PNG committed to war against human trafficking: Pato


Foreign Minister Rimbink Pato  says Papua New Guinea is committed to advancing measures to stop human trafficking and modern-day slavery in the Asia-Pacific Economic Cooperation (Apec) region.
Accompanied by Minister for Immigration and Border Security Petrus Thomas, Pato was speaking at the Bali Process Government and Business Forum in Perth, Australia, last week where he said action that would save lives must be stepped up.
“Human trafficking is a scourge, a blight on humanity, and an anathema to the free world,” Pato said told an audience of ministers and business leaders from 45 countries.
“From the poorest to the most developed countries, right now, people are being trafficked and their rights denied.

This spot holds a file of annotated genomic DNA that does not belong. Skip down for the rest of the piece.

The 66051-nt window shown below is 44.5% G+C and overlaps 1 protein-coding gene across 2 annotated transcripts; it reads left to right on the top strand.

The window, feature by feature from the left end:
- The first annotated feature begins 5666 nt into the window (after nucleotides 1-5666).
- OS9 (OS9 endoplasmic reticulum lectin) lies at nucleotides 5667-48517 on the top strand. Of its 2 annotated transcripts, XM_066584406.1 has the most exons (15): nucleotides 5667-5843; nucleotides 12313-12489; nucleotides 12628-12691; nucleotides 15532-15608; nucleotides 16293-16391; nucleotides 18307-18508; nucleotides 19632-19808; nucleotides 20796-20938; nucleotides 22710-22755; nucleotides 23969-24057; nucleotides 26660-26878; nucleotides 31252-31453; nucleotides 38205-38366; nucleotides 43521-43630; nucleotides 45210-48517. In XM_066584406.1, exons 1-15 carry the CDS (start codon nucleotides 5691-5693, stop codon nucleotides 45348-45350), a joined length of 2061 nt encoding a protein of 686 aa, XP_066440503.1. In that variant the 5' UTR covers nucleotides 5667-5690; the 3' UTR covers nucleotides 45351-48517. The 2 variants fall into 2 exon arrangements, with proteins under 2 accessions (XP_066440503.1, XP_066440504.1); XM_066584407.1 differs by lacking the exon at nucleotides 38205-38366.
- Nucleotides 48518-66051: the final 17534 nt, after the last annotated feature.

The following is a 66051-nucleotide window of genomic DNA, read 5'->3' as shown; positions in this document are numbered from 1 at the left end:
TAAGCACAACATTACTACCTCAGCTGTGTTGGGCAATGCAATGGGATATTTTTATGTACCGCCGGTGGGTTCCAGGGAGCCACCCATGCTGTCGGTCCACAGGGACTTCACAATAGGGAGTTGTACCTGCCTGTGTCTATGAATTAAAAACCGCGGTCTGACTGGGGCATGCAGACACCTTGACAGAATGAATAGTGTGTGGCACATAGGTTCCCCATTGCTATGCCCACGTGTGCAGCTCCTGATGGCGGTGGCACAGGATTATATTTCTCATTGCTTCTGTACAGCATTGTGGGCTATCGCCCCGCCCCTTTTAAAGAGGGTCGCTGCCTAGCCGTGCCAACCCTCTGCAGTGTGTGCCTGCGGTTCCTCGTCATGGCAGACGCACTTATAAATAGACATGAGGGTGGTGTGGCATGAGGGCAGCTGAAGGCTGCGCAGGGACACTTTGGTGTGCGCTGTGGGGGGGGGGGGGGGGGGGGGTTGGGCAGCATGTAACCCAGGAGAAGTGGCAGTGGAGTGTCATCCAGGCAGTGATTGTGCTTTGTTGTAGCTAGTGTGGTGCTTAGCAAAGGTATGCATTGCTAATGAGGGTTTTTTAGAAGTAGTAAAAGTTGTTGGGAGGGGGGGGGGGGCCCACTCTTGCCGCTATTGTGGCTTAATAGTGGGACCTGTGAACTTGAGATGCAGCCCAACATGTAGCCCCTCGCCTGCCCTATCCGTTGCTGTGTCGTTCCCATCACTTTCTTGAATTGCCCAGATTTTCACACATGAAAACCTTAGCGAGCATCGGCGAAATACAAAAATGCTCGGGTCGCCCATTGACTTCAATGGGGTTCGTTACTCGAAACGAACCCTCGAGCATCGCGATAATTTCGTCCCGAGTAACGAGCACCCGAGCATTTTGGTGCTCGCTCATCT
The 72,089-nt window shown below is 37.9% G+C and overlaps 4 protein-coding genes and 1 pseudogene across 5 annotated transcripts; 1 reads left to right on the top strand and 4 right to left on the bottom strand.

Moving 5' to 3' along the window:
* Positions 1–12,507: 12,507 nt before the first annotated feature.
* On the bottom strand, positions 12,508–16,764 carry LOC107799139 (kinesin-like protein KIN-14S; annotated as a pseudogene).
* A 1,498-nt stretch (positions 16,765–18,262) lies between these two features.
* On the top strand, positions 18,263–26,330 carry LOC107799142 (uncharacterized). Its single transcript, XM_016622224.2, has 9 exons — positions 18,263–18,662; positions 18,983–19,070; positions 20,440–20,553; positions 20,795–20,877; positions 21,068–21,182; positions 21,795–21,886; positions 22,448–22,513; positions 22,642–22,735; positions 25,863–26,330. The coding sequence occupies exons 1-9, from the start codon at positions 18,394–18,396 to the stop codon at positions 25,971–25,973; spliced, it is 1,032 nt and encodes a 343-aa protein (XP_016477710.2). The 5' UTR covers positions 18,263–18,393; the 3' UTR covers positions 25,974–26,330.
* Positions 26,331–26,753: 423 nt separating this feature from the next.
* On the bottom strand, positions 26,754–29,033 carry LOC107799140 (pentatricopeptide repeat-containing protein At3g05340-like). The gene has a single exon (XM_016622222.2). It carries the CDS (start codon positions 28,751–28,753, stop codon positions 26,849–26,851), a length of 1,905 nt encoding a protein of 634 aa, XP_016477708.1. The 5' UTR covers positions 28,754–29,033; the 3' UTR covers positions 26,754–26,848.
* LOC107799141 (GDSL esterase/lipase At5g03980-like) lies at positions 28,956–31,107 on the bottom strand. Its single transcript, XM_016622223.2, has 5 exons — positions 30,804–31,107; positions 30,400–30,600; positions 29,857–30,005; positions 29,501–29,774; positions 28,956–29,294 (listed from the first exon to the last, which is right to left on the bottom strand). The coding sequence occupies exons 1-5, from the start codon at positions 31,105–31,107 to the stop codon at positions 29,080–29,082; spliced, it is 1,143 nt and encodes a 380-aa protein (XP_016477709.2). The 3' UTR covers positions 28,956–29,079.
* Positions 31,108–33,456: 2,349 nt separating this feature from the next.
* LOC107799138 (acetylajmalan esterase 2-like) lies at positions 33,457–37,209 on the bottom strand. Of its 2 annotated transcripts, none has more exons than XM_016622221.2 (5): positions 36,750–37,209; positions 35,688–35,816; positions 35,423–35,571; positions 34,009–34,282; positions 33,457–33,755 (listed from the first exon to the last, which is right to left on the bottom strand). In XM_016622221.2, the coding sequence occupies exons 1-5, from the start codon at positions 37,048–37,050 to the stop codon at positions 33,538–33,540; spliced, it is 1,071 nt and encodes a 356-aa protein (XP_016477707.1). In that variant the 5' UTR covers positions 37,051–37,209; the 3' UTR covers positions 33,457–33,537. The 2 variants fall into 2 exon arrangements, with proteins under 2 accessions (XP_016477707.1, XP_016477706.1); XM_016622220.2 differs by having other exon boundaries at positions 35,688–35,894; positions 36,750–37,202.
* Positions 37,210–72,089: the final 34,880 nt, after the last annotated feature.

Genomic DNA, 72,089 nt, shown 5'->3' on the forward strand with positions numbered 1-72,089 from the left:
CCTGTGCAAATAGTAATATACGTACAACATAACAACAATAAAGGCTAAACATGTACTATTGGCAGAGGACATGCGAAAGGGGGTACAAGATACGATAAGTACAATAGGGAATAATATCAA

“We all have a role to play, regardless of the size or power of our country or government.
“In PNG, we have uncovered people -smuggling crimes, and working with our partners including Australia we have interrupted these activities and made arrests.
“We are continuing to step up border control protection measures that will detect further illegal activities.  Be it modern-day slavery in the fisheries sector, or the exploration of people in the sex trade, and other instances of forced labour, PNG takes this issue very seriously.”
Pato said the government could not tackle the problem of human trafficking on its own but must work with the private sector, and the upcoming Apec Transport Ministerial Meeting in Port Moresby would advance this agenda.
“We have to work with the transportation industry to interrupt supply chains and networks in this awful trade in human misery.
“In October this year, PNG will host the 10th Apec transportation ministerial meeting. Apec has been proactive in encouraging collaboration, through the Apec anti-corruption and transparency working group, to combat human trafficking in the Asia-Pacific region.